Tuesday 3 July 2012

Idomeneo at Grange Park Opera

Hye-Youn Lee (Elettra), Idomeneo - Grange Park Opera 2012 (Photography: Alastair Muir)
Hye-Youn Lee (Elettra)
(Photography: Alastair Muir)
Charles Edwards's production of Idomeneo at Grange Park Opera opened (1 July 2012) with the striking image of Elettra (Hye-Youn Lee) walking in front of the drop curtain (a map of the Greek islands spattered with blood), she was swathed in red and carrying a shield and axe. The shield (in the form of the famous death mask of Agamemnon) and axe were then hung up at the side of the stage, balanced on the other by an image of a Trojan warrior - the political pull of the opera being thus neatly defined. It was also visually striking in the way the Edwards combined the neo-classical costume for Elettra with symbols of savagery.

The opera opened in apparent civilisation, with Elettra (Hye-Youn Lee), Arbace (Nigel Robson), Illia (Amy Freston) and Idamante (Daniela Lehner) in 18th century dress in an elegant 18th century room. But this was surrounded by open space and a diorama representing the sea. This production, likethe previous night's Queen of Spades, used the image of a single room on a revolve. When the room turned round, a single huge image of Neptune was revealed. It was this which formed the back-drop the scenes of Idomeneo's ship-wreck. The struggle that Idomeneo (David Danholt) had with the sea were made visible by the presence of Neptune (Matthew Hargreaves) and a document containing details of Idomeneo's vow.

Daniela Lehner (Idamante), David Danholt (Idomeneo) & Amy Freston (Ilia), Idomeneo - Grange Park Opera 2012 (Photography: Alastair Muir)
Daniela Lehner (Idamante), David Danholt (Idomeneo)
& Amy Freston (Ilia) (Photography: Alastair Muir)
Edwards (who both directed and designed, with costumes by Gabrielle Dalton) clearly intended some sort of subtext underlying his depiction of the Trojan prisoners. After they were released by Idamante, they  seemed to be co-oerced by priests into wearing Trojan uniform and gradually became identical to the Cretans. Idomeneo's apparently ideal society was seemingly based on force. And during act 2, as the drama developed, the veneer of 18th century civilisation started to crack. The altar to Neptune became more and more central to the action. Elettra, despite her elegant exterior, was wedded to older, bloodier ways and prepared for her departure to Argos she donned armour.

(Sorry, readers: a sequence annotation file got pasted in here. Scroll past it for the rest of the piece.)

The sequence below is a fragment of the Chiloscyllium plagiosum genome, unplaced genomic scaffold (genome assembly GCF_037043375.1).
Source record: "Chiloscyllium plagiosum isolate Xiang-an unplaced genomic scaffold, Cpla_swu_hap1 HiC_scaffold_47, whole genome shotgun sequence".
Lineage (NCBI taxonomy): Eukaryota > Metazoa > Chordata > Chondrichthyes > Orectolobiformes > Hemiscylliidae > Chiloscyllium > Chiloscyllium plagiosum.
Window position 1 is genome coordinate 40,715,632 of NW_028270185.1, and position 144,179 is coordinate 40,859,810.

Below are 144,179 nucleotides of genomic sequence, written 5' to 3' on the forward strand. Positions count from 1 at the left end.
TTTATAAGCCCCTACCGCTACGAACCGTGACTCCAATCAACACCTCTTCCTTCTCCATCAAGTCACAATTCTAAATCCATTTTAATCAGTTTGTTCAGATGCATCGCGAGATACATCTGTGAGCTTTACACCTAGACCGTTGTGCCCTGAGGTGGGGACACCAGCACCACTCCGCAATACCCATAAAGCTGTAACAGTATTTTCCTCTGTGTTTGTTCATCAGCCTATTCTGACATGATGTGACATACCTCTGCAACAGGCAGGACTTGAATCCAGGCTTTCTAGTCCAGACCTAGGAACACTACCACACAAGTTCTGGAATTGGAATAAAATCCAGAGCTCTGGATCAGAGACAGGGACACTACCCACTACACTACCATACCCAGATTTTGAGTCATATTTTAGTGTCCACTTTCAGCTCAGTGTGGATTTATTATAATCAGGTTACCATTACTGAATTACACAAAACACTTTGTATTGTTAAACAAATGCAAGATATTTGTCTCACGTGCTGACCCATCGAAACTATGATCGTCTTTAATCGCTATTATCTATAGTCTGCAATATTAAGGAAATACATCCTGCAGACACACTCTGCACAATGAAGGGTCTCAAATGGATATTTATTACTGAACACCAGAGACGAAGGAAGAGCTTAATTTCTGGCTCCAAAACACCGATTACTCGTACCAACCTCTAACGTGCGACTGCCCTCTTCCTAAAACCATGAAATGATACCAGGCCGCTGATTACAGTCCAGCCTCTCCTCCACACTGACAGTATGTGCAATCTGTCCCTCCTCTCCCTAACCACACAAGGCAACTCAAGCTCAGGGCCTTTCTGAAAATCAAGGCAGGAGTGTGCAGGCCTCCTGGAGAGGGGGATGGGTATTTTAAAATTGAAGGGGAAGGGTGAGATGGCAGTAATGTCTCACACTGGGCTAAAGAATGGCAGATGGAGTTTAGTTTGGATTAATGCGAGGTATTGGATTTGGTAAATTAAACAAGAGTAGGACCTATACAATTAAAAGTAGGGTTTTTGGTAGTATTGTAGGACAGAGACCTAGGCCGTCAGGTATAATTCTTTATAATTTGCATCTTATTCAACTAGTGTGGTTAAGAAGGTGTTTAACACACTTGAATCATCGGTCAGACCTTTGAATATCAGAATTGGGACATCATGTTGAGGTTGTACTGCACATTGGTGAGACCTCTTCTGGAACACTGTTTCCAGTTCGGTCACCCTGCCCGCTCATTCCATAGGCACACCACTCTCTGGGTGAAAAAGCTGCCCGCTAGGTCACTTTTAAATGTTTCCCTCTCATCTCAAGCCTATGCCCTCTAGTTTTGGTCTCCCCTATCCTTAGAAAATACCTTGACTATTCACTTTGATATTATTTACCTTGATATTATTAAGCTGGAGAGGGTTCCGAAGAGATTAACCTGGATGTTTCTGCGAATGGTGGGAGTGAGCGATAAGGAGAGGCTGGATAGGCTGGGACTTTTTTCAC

At the end of act 2, Neptune was again a physical presence, transferring plague and pestilence of Idomeno's subjects. Though working within a relatively simple framework, Edwards created a believably horrific build-up during act 2  as Neptune wreaked havoc, this included having Neptune himself partially demolishing the rather elegant 18th century room. Edwards produced some striking images of a society brought to the brink,

Act 3 took place in a fractured landscape, all sense of civilisation departed. During Elettra's final aria, the chorus took off their period robes to reveal contemporary garb and proceeded to mob and execute Elettra, placing her body on the altar. During the final celebrations, Edwards had a visual coup. The diorama was removed, revealing the black outer walls of the stage, then the rear stage doors were flung open.  Neptune walked back, outside the theatre into the distance and Idomeneo followed him - in the distance a huge bonfire was lit. A simply unforgettable and stunning image.